I came from a middle-class family with good core values. However, I always had a strong self-will and despite warnings and admonishments from my parents I began drinking alcohol and experimenting with mind-changing/mood-altering substances at an early age. I got drunk for the first time at age 14 and it was transformative – I couldn’t get enough! My older sister was killed by a drunk driver (along with her fiancée and best friend when I was 17. The drunk driver who hit my sister’s car also died. I swore I would never drink and drive again, but broke that promise to myself within a matter of months. I drove drunk countless time thereafter.
Married at age 18, a father at age 20, I was a child of the 60’s: pursuing sex, drugs, & rock ‘n roll. I was drafted into the service during the Vietnam War. My marriage was disastrous, and I began to drink not only for fun and recreation, but also to cope with my failed relationship and with my emotions. I blamed everyone and everything for my problems. At age 25 I checked myself into a psychiatric ward at my local Veteran’s hospital where I spent the next 2 months trying to “get my head together”. I was coaxed into attending an AA meeting, but immediately determined I “wasn’t that bad”. I drank and used other substances for the next year desperately trying to control or stop my use to no avail.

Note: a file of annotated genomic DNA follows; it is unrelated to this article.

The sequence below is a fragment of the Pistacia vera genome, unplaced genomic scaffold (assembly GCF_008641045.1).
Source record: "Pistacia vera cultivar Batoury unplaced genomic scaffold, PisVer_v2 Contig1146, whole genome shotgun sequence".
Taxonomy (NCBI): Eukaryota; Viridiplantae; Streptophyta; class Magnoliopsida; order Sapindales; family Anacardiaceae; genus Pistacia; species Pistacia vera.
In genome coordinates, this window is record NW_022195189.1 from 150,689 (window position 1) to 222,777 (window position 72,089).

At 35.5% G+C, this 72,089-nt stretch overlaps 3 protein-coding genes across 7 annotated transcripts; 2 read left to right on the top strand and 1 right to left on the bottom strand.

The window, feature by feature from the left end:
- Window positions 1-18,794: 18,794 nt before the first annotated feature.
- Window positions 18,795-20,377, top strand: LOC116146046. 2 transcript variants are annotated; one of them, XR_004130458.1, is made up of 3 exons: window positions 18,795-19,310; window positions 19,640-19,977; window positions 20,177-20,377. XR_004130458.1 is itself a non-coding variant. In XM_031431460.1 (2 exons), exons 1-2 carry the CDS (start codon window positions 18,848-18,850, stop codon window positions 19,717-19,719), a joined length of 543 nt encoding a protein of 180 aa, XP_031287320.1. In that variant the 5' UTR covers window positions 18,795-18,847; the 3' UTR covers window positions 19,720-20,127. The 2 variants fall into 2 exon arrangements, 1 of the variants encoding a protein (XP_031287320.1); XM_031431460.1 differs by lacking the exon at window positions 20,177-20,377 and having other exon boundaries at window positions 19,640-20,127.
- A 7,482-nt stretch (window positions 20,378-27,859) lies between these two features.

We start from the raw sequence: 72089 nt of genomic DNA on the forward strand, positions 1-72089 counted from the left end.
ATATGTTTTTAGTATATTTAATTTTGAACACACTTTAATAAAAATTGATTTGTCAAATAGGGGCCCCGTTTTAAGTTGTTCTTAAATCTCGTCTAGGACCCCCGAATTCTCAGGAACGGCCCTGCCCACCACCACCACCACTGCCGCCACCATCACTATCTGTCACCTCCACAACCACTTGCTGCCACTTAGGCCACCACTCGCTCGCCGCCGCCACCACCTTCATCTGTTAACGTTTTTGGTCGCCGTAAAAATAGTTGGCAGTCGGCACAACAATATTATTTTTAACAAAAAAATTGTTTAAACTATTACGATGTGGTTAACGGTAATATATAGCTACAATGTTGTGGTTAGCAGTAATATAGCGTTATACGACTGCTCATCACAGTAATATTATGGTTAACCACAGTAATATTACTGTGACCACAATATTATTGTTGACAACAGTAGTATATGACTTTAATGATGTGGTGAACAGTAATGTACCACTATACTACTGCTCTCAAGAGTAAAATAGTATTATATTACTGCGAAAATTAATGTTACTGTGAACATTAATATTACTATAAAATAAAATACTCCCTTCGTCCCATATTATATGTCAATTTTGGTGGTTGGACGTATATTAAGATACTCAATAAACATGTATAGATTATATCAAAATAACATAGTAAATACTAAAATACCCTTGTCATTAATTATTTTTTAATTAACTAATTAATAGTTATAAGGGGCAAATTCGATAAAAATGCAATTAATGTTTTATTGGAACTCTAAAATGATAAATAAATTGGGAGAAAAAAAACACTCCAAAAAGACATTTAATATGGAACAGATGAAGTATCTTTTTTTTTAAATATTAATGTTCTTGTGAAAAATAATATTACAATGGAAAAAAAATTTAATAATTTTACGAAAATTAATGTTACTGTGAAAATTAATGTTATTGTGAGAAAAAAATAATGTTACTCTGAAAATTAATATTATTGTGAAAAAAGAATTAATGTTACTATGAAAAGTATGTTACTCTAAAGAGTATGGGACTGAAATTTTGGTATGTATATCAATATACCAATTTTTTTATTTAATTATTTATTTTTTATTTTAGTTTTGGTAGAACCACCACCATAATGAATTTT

I experienced a rude awakening at age 26 following a head-on car accident while highly intoxicated. I was spiritually, physically, and emotionally broken and finally willing to fully accept help. I entered a wonderful 28-day 12-Step oriented treatment program and followed the good orderly direction they recommended. As a result, my life profoundly changed for the better. I’ve been in recovery ever since.
I returned to school and obtained my Master’s degree in Human Services. I entered the addictions treatment field and several years afterward started my own private practice. I later became the director of a local health department outpatient addictions treatment program and eventually became involved in prevention and recovery advocacy efforts. I remarried and raised a family and have dedicated my life to being of service to others in need of help. I’m now semi-retired yet continue to advocate for recovery efforts on a local, regional, statewide, and to a degree national level. I’ve had a wonderful life. I recognize that I’m deeply blessed and remain passionately committed to recovery advocacy.